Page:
These helicopter models are manufactured in Canada and are type certificated for operation in the United States under the provisions of 14 CFR 21.29 and the applicable bilateral agreement. Pursuant to the applicable bilateral agreement, Transport Canada has kept the FAA informed of the situation described above. The FAA has examined the findings of Transport Canada, reviewed all available information, and determined that AD action is necessary for products of these type designs that are certificated for operation in the United States.
This previously described unsafe condition is likely to exist or develop on other helicopters of the same type design. Therefore, this AD supersedes AD 2004-26-11 to require the following:
- Within 3 hours TIS, and thereafter at intervals not to exceed 3 hours TIS, clean and visually check both sides of each blade for a crack in the area around the tail rotor feathering bearing. An owner/operator (pilot) may perform this check. Pilots may perform the checks required by paragraph (a) of this AD because they require no tools, can be done by observation, and can be done equally well by a pilot or a mechanic. However, the pilot must enter compliance with these requirements into the helicopter maintenance records by following 14 CFR 43.11 and 91.417(a)(2)(v).
- Within 50 hours TIS, and thereafter at intervals not to exceed 50 hours TIS, clean and inspect both sides of each blade for a crack using a 10X or higher magnifying glass.
- If a crack is found in the blade paint during a visual check or inspection, further inspect the blade as follows, before further flight:
- Remove the blade. Remove the paint to the bare metal in the area of the suspected crack by using plastic metal blasting (PMB) or a nylon web abrasive pad and abrading the blade surface in a span-wise direction only.
- Using a 10X or higher power magnifying glass, inspect the blade for a crack.
- If a crack is found, replace the blade with an airworthy blade before further flight.
- If no crack is found in the blade surface, refinish the blade by applying one coat of epoxy polyamide primer, MIL-P-23377 or MIL-P-85582, so that the primer overlaps the existing coats just beyond the abraded area. Let the area dry for 30 minutes to 1 hour. Then, apply one sealer coat of polyurethane, MILC85285 TYI CL2, color number 27925 (semi-gloss white), per Fed. Std. 595, and reinstall the blade.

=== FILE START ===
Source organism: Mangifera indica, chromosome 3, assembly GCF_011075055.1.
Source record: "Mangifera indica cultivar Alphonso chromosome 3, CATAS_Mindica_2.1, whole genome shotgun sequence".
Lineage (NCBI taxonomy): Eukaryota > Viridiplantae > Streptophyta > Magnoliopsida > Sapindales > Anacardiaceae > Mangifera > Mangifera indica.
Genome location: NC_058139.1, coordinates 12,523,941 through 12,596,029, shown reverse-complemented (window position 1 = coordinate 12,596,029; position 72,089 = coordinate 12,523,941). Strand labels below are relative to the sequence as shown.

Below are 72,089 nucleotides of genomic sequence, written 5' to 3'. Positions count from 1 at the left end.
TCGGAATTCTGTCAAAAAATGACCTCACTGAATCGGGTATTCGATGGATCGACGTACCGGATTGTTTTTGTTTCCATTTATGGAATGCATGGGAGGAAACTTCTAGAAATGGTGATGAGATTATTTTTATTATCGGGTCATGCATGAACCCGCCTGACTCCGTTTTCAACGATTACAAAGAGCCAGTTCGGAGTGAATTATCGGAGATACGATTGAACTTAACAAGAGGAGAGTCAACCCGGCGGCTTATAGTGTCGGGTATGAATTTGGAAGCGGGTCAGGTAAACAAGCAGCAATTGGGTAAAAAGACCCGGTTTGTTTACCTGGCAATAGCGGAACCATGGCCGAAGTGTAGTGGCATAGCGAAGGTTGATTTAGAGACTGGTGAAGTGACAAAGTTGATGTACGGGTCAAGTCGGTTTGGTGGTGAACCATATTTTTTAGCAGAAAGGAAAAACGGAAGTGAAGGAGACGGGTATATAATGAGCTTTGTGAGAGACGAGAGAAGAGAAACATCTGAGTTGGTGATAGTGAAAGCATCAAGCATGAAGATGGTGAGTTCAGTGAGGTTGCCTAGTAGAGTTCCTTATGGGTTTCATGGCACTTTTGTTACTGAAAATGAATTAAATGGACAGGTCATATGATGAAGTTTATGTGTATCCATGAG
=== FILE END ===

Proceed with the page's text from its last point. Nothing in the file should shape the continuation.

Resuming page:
This AD is an interim action, pending release of additional service information from the manufacturer concerning instructions for inspecting and reworking the affected blades. We expect that service information to eliminate the recurring inspections required by this AD.
The short compliance time involved is required because the previously described critical unsafe condition can adversely affect the controllability and structural integrity of the helicopter. Therefore, checking the blade for a crack within 3 hours TIS, and thereafter at intervals not to exceed 3 hours TIS, is required, and this AD must be issued immediately.
Since a situation exists that requires the immediate adoption of this regulation, it is found that notice and opportunity for prior public comment hereon are impracticable, and that good cause exists for making this amendment effective in less than 30 days.
We estimate that this AD will affect 156 helicopters and will require:
- 0.25 work hour for a pilot check, and 2 work hours for a maintenance inspection, at an average labor rate of $65 per work hour; and
- Parts, which will cost an estimated $13,410 per helicopter.
Based on these figures, the estimated total cost impact of the AD on U.S. operators is $2,842,320 per year, assuming each helicopter will require 200 pilot checks, 12 maintenance inspections, and one blade replacement per year.
This AD is a final rule that involves requirements that affect flight safety and was not preceded by notice and an opportunity for public comment; however, we invite you to submit any written data, views, or arguments regarding this AD. Send or deliver your comments to an address listed under ADDRESSES. Include “Docket No. FAA-2005-20107; Directorate Identifier 2005-SW-02-AD” at the beginning of your comments. We specifically invite comments on the overall regulatory, economic, environmental, and energy aspects of the AD. We will consider all comments received by the closing date and may amend the AD in light of those comments.
We will post all comments we receive, without change, to http://dms.dot.gov, including any personal information you provide. We will also post a report summarizing each substantive verbal contact with FAA personnel concerning this AD. Using the search function of our docket web site, you can find and read the comments to any of our dockets, including the name of the individual who sent the comment. You may review the DOT's complete Privacy Act Statement in the Federal Register published on April 11, 2000 (65 FR 19477-78), or you may visit http://dms.dot.gov.
We have determined that this AD will not have federalism implications under Executive Order 13132. This AD will not have a substantial direct effect on the States, on the relationship between the national Government and the States, or on the distribution of power and responsibilities among the various levels of government.
For the reasons discussed above, I certify that the regulation:
1. Is not a “significant regulatory action” under Executive Order 12866;
2. Is not a “significant rule” under the DOT Regulatory Policies and Procedures (44 FR 11034, February 26, 1979); and
3. Will not have a significant economic impact, positive or negative, on a substantial number of small entities under the criteria of the Regulatory Flexibility Act.
We prepared an economic evaluation of the estimated costs to comply with this AD. See the DMS to examine the economic evaluation.